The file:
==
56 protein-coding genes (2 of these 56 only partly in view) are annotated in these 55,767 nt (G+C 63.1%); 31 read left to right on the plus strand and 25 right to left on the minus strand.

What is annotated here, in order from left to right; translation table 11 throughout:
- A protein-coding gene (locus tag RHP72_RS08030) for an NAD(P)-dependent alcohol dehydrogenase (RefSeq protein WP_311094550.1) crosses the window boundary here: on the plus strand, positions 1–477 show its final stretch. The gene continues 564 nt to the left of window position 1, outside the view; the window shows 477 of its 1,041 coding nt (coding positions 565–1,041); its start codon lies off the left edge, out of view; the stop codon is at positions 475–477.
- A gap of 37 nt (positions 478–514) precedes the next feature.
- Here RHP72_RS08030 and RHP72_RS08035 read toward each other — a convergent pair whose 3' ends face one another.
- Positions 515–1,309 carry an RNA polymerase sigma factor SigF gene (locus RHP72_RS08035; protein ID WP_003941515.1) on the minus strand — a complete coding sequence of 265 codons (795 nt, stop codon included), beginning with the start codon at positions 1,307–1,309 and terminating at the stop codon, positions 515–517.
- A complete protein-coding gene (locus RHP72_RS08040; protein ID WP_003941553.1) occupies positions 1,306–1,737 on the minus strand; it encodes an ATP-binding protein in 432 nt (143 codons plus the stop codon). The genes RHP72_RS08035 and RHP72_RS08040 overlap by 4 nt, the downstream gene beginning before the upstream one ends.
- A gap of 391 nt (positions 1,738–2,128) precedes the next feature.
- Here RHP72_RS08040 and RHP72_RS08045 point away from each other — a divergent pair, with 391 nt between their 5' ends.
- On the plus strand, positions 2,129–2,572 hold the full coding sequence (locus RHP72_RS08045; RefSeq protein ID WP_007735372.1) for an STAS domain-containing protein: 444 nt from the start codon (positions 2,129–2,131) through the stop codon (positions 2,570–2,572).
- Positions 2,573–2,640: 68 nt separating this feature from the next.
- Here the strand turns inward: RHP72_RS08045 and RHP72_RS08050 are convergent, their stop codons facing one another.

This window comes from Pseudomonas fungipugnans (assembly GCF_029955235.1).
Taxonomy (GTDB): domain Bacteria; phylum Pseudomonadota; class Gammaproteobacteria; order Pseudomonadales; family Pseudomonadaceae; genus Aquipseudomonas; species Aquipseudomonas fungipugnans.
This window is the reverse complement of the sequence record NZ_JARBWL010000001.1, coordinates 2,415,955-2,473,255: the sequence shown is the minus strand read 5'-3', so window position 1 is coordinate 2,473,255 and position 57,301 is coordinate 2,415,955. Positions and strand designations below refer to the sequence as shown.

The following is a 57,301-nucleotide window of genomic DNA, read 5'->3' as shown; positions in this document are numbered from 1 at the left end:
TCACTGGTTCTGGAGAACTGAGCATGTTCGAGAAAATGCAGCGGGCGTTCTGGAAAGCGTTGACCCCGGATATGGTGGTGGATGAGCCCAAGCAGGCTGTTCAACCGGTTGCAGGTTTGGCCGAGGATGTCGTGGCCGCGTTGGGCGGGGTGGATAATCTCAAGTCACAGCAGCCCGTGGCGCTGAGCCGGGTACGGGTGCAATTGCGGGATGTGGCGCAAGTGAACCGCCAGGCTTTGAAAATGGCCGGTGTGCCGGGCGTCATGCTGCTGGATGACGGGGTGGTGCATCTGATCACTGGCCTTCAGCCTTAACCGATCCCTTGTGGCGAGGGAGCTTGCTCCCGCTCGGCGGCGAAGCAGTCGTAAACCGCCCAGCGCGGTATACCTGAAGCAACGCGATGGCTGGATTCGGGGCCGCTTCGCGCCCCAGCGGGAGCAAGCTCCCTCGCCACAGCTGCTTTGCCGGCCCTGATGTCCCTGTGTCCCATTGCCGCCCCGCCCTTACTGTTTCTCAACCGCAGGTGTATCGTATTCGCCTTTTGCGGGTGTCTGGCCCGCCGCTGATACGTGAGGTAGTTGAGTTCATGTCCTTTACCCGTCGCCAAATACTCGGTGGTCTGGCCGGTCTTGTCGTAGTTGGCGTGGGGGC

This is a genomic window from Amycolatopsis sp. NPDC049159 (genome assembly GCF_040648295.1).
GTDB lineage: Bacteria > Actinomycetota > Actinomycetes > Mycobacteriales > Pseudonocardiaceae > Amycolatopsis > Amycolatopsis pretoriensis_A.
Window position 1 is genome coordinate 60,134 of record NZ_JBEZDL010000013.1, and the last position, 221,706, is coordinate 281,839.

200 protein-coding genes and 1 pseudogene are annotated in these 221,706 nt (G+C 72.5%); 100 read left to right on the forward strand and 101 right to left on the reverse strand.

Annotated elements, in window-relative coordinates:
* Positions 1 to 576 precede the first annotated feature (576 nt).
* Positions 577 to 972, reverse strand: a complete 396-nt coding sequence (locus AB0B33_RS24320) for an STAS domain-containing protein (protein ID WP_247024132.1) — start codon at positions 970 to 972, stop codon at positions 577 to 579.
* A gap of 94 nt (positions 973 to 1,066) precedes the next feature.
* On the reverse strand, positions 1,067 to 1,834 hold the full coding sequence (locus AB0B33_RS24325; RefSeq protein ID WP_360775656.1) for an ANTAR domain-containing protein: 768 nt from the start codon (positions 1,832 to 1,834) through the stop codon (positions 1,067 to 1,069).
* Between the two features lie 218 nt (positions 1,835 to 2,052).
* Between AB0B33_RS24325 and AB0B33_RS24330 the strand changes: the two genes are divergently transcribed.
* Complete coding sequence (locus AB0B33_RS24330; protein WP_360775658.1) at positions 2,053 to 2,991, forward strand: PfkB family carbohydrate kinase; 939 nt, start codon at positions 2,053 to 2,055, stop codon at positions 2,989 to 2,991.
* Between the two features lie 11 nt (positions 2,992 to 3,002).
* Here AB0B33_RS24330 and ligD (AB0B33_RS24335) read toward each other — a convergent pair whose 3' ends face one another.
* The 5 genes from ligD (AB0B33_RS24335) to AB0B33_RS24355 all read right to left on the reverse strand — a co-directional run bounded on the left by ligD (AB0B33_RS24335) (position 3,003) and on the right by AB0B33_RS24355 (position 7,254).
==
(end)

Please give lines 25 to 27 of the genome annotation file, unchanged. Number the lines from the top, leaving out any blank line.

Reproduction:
* A gap of 94 nt (positions 973 to 1,066) precedes the next feature.
* On the reverse strand, positions 1,067 to 1,834 hold the full coding sequence (locus AB0B33_RS24325; RefSeq protein ID WP_360775656.1) for an ANTAR domain-containing protein: 768 nt from the start codon (positions 1,832 to 1,834) through the stop codon (positions 1,067 to 1,069).
* Between the two features lie 218 nt (positions 1,835 to 2,052).